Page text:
The simple life? The new cash basis for small businesses
April 2013 saw the introduction of a new cash basis for the purposes of calculating tax for small unincorporated businesses.
By simplifying the calculation of taxable income, the objective is to give small businesses greater certainty over the preparation of taxable income figures for their self assessment tax return and to clarify and simplify self assessment of business income. However, the measures will not be suitable for all small businesses, and certain businesses are excluded from the scheme.
Key aspects of the cash basis
The new measures allow eligible businesses to calculate taxable income figures on a simpler cash basis, if this suits the business. Such businesses will not have to compute figures of debtors, creditors and stock, or distinguish between ‘capital’ and ‘revenue’ expenditure, and they will not have to compute capital allowances to arrive at a taxable income figure.
The cash basis is available for businesses whose receipts for the year are less than the VAT registration threshold (£79,000 for 2013/14) or twice that (£158,000) for recipients of Universal Credit. However, businesses must leave the cash basis after their receipts exceed twice the amount of the VAT registration threshold.
The system works on a cash flow basis. For income, it is what the business receives, when it is received; for outgoings, it is what the business pays, when it pays it. Receipts include all amounts received in connection with the business, including those from the disposal of non-durable assets.
Allowable payments are expenses paid wholly and exclusively for the purposes of the trade, including non-durable assets. Interest payments are also allowed up to a limit of £500.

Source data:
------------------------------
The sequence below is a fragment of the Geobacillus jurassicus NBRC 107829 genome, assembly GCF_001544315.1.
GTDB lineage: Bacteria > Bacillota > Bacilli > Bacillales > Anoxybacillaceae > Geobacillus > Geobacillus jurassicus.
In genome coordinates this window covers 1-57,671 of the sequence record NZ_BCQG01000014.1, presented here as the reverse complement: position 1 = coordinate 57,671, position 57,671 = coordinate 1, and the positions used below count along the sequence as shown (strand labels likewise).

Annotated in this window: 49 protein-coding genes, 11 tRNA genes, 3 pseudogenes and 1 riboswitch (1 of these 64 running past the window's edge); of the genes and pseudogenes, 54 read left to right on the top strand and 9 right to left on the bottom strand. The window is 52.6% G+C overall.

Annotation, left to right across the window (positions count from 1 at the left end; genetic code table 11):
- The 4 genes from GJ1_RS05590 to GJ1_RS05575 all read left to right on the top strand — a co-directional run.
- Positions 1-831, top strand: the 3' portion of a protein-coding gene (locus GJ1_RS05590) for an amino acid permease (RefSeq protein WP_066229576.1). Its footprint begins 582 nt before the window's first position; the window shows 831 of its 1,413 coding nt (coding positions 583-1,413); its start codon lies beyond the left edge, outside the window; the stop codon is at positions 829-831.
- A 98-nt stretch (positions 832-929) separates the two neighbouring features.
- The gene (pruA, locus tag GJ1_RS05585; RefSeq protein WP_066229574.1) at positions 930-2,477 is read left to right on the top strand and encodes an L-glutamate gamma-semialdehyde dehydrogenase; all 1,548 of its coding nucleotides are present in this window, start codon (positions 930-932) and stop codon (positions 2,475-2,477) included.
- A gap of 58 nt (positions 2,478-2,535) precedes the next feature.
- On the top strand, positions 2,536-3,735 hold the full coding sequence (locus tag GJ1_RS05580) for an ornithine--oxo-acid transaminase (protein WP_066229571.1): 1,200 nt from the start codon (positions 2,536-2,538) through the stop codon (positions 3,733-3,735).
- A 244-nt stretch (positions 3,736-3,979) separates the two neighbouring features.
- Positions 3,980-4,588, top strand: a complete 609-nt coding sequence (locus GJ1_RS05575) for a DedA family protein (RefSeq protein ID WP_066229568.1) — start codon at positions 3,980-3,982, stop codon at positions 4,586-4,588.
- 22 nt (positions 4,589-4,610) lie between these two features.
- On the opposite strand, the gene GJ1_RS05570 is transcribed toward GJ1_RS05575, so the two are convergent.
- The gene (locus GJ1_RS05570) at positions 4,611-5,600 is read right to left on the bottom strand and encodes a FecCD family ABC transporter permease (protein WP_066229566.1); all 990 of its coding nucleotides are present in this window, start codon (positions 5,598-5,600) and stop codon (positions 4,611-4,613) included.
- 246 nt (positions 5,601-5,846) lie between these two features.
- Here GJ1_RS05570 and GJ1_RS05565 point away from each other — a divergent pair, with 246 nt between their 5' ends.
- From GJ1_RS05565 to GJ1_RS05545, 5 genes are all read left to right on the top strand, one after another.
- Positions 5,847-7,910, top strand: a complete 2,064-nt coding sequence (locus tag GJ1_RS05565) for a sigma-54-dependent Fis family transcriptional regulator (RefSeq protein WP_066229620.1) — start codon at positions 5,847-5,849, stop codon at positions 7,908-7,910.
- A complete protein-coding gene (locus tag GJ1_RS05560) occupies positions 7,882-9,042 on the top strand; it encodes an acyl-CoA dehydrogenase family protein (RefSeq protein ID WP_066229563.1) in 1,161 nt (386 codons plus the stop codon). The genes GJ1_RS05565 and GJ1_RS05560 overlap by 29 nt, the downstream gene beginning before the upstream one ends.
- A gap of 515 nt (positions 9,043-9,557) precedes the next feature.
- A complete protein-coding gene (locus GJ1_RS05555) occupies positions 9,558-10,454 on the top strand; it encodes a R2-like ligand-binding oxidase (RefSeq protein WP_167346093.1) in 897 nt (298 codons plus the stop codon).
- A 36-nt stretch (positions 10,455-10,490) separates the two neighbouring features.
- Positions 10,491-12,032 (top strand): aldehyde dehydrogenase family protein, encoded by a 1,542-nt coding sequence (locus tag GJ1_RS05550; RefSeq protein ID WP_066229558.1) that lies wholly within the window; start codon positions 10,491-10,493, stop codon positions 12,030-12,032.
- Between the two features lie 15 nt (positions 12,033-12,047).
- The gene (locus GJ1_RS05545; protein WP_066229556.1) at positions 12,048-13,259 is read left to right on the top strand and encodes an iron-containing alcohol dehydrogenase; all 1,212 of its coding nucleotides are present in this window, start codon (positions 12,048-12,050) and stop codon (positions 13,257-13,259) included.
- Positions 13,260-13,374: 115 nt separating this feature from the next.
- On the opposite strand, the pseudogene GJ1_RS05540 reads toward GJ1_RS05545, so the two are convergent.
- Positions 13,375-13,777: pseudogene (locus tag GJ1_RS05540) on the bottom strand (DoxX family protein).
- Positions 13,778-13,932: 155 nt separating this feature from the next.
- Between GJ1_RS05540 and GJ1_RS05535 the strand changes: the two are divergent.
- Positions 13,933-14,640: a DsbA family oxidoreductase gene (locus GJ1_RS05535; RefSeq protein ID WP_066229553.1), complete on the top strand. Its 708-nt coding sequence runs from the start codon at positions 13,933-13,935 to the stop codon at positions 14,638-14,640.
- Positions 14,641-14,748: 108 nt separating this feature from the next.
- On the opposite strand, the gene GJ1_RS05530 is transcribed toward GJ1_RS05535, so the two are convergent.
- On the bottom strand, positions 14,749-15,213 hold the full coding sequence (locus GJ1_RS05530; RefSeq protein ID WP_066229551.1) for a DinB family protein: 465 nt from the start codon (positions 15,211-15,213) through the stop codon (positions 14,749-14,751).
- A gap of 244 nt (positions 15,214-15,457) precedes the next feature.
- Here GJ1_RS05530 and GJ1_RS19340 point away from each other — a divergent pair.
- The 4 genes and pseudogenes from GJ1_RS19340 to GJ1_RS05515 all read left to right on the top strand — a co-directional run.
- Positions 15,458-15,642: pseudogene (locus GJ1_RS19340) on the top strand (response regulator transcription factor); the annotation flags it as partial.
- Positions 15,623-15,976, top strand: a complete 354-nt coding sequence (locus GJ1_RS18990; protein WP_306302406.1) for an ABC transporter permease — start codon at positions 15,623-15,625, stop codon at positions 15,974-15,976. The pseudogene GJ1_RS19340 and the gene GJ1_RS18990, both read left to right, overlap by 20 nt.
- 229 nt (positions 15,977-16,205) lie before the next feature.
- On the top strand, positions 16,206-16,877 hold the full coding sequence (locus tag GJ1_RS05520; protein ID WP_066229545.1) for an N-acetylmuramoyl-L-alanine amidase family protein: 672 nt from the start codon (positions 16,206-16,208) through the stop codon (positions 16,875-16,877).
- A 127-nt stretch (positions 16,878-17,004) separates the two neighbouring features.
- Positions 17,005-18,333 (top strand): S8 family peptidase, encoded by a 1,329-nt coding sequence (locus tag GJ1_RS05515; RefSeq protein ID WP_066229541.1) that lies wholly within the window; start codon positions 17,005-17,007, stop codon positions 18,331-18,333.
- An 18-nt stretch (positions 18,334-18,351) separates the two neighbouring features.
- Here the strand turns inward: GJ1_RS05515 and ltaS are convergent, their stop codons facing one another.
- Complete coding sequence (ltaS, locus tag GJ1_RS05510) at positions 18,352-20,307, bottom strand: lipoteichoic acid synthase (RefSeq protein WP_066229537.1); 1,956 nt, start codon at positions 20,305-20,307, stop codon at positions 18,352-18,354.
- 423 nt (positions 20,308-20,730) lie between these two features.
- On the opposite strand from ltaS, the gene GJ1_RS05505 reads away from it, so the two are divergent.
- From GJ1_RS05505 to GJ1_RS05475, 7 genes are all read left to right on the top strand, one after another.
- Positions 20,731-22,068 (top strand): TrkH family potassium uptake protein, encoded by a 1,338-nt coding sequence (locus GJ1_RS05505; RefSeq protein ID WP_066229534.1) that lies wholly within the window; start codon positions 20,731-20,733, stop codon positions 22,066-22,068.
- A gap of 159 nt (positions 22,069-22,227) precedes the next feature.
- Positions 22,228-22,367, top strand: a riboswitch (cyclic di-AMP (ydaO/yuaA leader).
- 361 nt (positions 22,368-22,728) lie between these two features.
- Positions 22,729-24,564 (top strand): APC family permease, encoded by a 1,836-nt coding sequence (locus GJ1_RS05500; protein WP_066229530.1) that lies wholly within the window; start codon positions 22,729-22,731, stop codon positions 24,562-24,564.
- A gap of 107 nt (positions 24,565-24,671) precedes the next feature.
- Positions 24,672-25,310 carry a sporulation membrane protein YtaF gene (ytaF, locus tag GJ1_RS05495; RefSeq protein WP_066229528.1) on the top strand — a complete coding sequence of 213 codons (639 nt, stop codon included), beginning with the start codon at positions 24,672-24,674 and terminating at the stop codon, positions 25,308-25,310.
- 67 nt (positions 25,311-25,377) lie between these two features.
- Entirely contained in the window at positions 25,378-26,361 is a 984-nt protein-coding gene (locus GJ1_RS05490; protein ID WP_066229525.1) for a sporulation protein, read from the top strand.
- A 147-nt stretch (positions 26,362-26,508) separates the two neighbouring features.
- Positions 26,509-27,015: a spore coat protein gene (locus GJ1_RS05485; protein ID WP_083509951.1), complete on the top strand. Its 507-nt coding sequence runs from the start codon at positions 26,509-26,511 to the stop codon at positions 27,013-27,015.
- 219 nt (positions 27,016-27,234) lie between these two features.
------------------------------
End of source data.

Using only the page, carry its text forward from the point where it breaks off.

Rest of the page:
Business losses may be carried forward to set against the profits of future years, but not carried back or offset ‘sideways’ against other sources of income.
All unincorporated businesses may choose to use flat rate expenses for particular items of business expenditure.
Fixed allowances for business mileage are an option for the use of cars or motorcycles by businesses using the cash basis. This provides an alternative to calculating deductions for actual expenditure on purchasing, maintaining and running a motor vehicle or motorcycle, apportioned between business and private use. The car rate may also be used for goods vehicles, such as vans, in some cases.
A flat rate can be used to calculate expenses relating to business use of the home, and a three tier banded rate is used to calculate the adjustment for private use of business premises. Both act as an alternative to deductions for actual amounts, apportioned between business and private use.
Businesses that do not choose to use the cash basis will have the option to use any or all of the simplified expenses as they wish.
Despite the stated aim of simplifying the system, cash accounting remains a complex area, and care should be taken when considering the pros and cons. We can advise you on the most appropriate system for your business – please contact us for further assistance.